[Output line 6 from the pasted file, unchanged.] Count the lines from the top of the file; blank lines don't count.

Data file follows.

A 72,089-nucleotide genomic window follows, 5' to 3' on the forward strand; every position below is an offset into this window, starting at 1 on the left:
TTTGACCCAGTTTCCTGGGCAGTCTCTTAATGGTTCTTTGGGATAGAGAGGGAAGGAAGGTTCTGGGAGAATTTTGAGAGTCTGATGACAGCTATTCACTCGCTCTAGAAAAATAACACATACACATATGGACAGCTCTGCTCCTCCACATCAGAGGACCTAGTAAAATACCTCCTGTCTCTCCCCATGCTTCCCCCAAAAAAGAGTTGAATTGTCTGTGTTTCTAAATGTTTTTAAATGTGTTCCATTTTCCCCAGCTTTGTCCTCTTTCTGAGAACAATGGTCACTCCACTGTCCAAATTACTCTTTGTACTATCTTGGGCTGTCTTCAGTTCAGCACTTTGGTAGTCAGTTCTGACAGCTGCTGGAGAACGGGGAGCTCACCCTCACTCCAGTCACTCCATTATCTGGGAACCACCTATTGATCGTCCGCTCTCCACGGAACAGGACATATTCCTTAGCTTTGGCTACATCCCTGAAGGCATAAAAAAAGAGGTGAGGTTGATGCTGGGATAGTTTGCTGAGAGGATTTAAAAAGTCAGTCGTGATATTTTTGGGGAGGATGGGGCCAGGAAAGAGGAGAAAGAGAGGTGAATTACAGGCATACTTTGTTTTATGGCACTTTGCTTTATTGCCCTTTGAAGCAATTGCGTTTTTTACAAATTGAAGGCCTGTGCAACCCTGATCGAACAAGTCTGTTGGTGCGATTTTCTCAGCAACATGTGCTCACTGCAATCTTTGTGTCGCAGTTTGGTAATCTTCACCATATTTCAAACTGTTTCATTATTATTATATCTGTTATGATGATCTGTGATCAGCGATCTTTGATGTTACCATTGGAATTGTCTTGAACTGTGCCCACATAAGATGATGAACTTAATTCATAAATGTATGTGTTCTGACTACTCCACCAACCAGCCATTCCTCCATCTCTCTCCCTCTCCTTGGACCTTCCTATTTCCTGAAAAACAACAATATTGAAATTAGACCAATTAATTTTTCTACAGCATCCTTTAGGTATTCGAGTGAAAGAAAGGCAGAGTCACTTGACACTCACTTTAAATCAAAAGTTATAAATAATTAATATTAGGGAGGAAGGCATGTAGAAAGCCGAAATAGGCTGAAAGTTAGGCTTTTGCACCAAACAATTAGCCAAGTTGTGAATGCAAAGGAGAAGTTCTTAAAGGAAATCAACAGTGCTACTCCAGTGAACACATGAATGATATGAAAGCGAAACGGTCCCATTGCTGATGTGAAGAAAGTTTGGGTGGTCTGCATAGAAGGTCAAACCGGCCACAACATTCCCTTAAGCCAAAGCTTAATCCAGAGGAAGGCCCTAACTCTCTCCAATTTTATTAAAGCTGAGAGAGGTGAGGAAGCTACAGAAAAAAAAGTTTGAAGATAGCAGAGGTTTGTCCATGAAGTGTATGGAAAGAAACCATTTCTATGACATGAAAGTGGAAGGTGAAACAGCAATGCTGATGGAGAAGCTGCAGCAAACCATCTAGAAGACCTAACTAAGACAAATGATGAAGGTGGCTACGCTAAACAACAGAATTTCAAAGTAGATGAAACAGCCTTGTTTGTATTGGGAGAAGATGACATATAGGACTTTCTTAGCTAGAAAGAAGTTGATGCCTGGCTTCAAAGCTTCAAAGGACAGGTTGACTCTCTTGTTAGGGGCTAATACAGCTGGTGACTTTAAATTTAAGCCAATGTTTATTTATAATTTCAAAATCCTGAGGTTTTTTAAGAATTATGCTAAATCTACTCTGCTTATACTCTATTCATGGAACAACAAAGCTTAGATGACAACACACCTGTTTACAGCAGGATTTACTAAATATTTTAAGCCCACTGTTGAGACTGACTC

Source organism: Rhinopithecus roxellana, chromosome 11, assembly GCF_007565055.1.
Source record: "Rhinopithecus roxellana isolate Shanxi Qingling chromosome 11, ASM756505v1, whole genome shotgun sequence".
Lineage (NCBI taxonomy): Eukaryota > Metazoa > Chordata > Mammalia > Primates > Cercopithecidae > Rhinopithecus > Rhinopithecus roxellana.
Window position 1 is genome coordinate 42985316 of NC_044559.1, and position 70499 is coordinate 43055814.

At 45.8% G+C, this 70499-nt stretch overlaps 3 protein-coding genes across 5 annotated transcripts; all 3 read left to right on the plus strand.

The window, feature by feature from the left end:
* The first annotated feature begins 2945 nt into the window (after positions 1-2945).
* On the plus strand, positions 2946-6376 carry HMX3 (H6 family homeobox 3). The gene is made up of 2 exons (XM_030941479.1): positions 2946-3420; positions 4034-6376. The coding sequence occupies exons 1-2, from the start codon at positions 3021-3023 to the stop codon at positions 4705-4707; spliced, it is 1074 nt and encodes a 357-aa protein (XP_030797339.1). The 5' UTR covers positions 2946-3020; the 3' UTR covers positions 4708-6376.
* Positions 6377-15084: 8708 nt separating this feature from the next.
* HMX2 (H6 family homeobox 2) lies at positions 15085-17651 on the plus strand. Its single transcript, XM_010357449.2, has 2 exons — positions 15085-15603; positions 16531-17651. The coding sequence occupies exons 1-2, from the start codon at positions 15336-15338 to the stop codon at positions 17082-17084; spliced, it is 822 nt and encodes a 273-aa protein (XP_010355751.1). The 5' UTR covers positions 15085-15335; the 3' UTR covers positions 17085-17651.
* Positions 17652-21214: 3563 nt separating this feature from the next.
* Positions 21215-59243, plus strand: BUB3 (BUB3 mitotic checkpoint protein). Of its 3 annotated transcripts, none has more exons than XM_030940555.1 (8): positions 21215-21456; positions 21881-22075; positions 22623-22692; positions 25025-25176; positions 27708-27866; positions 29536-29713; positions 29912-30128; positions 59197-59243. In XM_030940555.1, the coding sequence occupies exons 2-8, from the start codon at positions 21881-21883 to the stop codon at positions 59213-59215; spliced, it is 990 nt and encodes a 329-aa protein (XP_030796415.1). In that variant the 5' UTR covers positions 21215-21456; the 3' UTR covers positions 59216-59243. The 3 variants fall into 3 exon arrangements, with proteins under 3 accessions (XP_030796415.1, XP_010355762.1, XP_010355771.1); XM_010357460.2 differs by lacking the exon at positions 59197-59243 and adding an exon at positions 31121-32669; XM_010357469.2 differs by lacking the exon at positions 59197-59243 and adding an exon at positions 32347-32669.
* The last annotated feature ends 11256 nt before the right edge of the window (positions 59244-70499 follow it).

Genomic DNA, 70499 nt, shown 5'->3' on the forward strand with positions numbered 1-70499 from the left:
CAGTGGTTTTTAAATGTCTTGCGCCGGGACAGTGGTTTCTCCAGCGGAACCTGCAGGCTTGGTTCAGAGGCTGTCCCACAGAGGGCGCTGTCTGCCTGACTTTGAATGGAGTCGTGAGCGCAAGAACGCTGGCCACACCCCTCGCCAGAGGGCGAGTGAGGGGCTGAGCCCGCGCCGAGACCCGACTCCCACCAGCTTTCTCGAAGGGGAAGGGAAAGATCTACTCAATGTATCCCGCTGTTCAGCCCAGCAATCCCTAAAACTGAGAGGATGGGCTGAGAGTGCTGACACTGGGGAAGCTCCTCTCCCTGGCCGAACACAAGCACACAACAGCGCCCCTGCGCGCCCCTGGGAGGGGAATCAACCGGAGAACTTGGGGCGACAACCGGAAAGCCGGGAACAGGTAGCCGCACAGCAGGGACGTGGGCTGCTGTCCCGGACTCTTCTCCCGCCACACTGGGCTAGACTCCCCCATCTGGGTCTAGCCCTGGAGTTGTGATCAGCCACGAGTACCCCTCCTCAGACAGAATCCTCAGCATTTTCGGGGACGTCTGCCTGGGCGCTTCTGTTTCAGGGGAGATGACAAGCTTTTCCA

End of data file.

Window position 1 is genome coordinate 42985316 of NC_044559.1, and position 70499 is coordinate 43055814.